Elders link gender-based violence to poor upbringing

Kikuyu elders warned parents against handing over their children to inexperienced youths for care. [iStockphoto]

Elders have urged parents to play an active role in shaping the character of their children in the face of shocking crime waves and Gender-Based Violence (GBV).

As the December festivities start, the Kikuyu Council of Elders warned parents against handing over their children to inexperienced youths for care after circumcision.

This follows recurring tragedies, where boys undergoing the rite of passage have lost their lives, been assaulted and mistreated while under seclusion.

Speaking to the press in Subukia, the council’s national vice chairman Muraya Gachuhi urged the parents to revert to traditions, saying this was the only way to raise well-mentored teens.

“It is our hope that this year we won’t lose any boy under the disguise of being transformed into a man by ruthless youth. Elders are the safest and right people to take care of them,” said Muraya.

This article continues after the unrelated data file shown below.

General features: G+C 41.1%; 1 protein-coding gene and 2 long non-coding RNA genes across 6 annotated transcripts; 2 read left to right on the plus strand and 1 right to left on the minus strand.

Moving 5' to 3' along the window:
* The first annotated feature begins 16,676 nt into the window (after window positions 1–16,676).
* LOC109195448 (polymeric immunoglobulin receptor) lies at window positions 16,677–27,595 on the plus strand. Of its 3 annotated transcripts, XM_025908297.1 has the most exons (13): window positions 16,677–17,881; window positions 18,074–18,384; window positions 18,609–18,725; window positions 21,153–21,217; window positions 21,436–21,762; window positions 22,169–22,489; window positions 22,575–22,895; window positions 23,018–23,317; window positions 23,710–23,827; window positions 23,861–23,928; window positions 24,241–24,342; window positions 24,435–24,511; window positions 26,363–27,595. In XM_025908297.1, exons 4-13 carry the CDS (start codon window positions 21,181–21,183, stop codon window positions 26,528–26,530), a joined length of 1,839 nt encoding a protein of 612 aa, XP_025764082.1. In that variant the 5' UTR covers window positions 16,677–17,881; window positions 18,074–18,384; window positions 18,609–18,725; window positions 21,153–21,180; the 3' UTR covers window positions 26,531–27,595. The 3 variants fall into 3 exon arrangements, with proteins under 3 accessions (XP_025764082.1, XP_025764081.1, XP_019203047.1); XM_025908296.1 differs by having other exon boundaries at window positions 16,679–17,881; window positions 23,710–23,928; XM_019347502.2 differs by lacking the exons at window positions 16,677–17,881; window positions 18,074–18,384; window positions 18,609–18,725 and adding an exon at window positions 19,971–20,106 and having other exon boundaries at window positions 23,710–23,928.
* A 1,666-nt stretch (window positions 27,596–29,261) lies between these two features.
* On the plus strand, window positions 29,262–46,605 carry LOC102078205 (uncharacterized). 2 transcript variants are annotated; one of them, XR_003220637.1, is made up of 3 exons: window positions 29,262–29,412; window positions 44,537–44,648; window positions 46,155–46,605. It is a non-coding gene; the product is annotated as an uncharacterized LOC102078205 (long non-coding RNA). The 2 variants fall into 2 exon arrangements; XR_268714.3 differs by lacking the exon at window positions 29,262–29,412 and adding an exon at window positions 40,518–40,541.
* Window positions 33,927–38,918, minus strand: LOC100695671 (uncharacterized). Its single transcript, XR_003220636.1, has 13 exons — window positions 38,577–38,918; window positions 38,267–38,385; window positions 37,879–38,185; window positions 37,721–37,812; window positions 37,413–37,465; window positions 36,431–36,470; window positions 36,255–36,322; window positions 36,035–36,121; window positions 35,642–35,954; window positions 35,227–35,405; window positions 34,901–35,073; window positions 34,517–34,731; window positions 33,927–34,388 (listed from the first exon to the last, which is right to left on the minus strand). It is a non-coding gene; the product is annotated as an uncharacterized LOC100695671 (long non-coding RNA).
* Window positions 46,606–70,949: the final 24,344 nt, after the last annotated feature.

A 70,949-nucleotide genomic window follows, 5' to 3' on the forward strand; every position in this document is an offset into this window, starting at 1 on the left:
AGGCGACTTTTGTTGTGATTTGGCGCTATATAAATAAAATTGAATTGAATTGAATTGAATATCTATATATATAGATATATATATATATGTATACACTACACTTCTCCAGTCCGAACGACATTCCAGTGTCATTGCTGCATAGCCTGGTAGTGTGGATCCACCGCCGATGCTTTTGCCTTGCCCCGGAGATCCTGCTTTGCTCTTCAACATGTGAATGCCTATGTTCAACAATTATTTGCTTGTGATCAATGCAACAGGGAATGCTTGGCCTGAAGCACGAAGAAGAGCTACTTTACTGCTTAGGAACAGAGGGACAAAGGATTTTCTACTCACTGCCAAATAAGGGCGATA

Molo and Njoro are among the areas where incidents of violence towards initiates have been reported.

Elder Peter Mwanjo, who is in charge of culture in Subukia, says that poor mentorship is what results in youth engaging in crime.

“This is the right time to begin teaching them life values and healthy relationships,” said Mwanjo.

The elders called on the county governments to establish cultural centers across the sub-counties saying that most constituencies lack the facilities to host the initiates.

 Aszed Wendo, the executive director at Dandelion Africa, which fights GBV in Baringo and Nakuru counties said that the statistics of victims in the country were worrying.

 “We have managed to greatly reduce cases of Female Genital Mutilation (FGM) which were rampant in the two sub-counties. Other forms of GBV are still a challenge,” said Wendo.

Related Topics

FGM GBV Gender
The Standard
Subscribe for the KES1999 KES999 offer today!